Reuter's TrustLaw is reporting that social workers in India are sounding the alarm about the backlash from decades of aborting female babies in the deeply patriarchal culture of India. Especially in rural areas where the ratio of girls to boys is even more skewed than in the larger cities, there has been a rise in the number of rapes, human trafficking, and the emergence of "wife sharing" among brothers.
"We are already seeing the terrible impacts of falling numbers of females in some communities," says Bhagyashri Dengle, executive director of children's charity Plan India.
"We have to take this as a warning sign and we have to do something about it or we'll have a situation where women will constantly be at risk of kidnap, rape and much, much worse."
In one case, a woman named Munni came to the rural village of Baghpat years ago as a young bride, having no idea that she would be forced to have sex and bear children for her husband's two brothers who could not find wives.
"My husband and his parents said I had to share myself with his brothers," Munni told Nita Bahlla of TrustLaw. "They took me whenever they wanted -- day or night. When I resisted, they beat me with anything at hand. . . . Sometimes they threw me out and made me sleep outside or they poured kerosene over me and burned me."
Munni, who has three sons from her husband and his brothers, has not filed a police complaint because of the deep stigma attached to the victims of such crimes, which means there are probably many more women like her in the surrounding villages.
"In every village, there are at least five or six bachelors who can't find a wife. In some, there are up to three or four unmarried men in one family. It's a serious problem," says Shri Chand, 75, a retired police constable.
"Everything is hush, hush. No one openly admits it, but we all know what is going on. Some families buy brides from other parts of the country, while others have one daughter-in-law living with many unwedded brothers."
Even though female infanticide is illegal in India, and in spite of its enormous cultural ramifications, the practice is continuing. According to a May study published in the British medical journal Lancet, the country's fetish for boys has resulted in the abortion of 12 million Indian girls over the last three decades -- resulting in a skewed child sex ratio of 914 girls to every 1,000 boys in 2011 compared with 962 in 1981.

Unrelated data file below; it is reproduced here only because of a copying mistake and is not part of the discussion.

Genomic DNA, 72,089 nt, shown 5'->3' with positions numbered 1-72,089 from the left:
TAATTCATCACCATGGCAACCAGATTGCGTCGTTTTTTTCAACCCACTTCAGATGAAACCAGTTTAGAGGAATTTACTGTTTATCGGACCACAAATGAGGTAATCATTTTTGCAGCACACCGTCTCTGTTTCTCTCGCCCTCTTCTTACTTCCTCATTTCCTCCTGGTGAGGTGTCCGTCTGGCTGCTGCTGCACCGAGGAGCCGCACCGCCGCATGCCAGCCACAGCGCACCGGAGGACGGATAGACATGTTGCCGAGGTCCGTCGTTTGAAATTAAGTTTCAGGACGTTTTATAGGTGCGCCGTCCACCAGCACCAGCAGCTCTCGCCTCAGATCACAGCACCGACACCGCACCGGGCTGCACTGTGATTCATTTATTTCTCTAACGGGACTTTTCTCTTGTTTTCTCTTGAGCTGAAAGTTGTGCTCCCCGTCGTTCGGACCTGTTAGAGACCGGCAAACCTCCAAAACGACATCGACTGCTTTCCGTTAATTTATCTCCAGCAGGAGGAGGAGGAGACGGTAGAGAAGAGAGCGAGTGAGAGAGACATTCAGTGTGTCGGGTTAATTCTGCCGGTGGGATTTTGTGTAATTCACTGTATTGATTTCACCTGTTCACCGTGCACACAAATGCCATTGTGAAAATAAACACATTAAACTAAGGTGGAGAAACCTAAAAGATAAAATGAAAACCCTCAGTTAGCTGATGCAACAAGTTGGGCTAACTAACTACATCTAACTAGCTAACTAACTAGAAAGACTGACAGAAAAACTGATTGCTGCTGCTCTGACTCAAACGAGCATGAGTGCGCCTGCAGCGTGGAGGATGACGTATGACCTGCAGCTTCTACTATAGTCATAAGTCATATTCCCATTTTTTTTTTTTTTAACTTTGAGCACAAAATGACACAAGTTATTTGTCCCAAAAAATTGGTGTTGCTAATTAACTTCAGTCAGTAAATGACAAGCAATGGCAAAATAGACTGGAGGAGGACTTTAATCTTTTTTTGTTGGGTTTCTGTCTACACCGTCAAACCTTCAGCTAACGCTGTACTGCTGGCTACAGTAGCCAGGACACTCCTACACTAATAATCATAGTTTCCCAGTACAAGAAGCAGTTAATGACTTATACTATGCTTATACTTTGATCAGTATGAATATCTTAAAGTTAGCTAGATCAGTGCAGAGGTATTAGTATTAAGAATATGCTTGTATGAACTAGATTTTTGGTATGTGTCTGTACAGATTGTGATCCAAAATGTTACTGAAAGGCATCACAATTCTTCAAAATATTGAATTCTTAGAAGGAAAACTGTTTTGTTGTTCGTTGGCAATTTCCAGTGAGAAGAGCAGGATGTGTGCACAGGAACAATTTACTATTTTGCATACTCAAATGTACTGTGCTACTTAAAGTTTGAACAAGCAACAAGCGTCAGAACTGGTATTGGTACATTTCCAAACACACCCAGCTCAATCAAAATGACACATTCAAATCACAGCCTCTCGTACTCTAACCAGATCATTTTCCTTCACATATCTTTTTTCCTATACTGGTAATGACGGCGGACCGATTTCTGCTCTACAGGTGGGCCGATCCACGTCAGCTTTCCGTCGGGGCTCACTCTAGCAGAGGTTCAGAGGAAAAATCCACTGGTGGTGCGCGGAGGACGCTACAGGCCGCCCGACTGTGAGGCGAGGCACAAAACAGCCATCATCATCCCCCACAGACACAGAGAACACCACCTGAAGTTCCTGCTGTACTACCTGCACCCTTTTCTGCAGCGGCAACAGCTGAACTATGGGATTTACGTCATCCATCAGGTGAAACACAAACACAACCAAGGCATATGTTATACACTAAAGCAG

Those who survive often face a different kind of victimization while growing up. Social activists say more and more young school girls are being raped, abducted and even auctioned off in public to the highest bidder.
Sex trafficking is another horror that Indian women are too often subjected to. The story of Meena Khatun, who was sold into "sex slavery" at the age of 11, is an example of what some girls may be forced to live through. According to a 2007 article in The New York Times, Meena was kidnapped from her village in north India by a trafficker and brought to a 13-girl brothel in the town of Katihar. She was locked into a room with an elderly patron who had purchased her virginity. When he attempted to take it, she cried and fought so hard the owners of the brothel were called in to "teach her a lesson."
''They beat me mercilessly, with a belt, sticks and iron rods,'' Meena recalled.
Every night, she was forced to have sex with 10 to 25 customers. She was also "bred", a common practice in India's brothels where the prostitutes are made to produce boys to serve as laborers and girls to become prostitutes. Meena bore two children, a girl and boy, before she managed to escape. Although it took years, she was eventually able to get both of her children released from the brothel.
India has one of the highest child prostitution rates in the world and its brothels are known as the "slave plantations of the 21st century."
Even though this kind of exploitation of women is illegal in India, crimes such as these go on and, in some areas, are even becoming acceptable because the victims are too afraid to speak up and neighbors don't want to interfere. Some say the practice of brothers sharing a wife brings benefits such as avoiding the division of family land, and has freed poor families with daughters from having to pay substantial dowries to grooms' families.
Women's rights activists say breaking down these deep-rooted, age-old beliefs is a major challenge.
"The real solution is to empower girls and women in every way possible," Neelam Singh, head of Vatsalya, an Indian NGO working on children's and women's issues, told TrustLaw.
"We need to provide them with access to education, healthcare and opportunities which will help them make decisions for themselves and stand up to those who seek to abuse or exploit them." © All Rights Reserved, Living His Life Abundantly®/Women of Grace® http://www.womenofgrace.com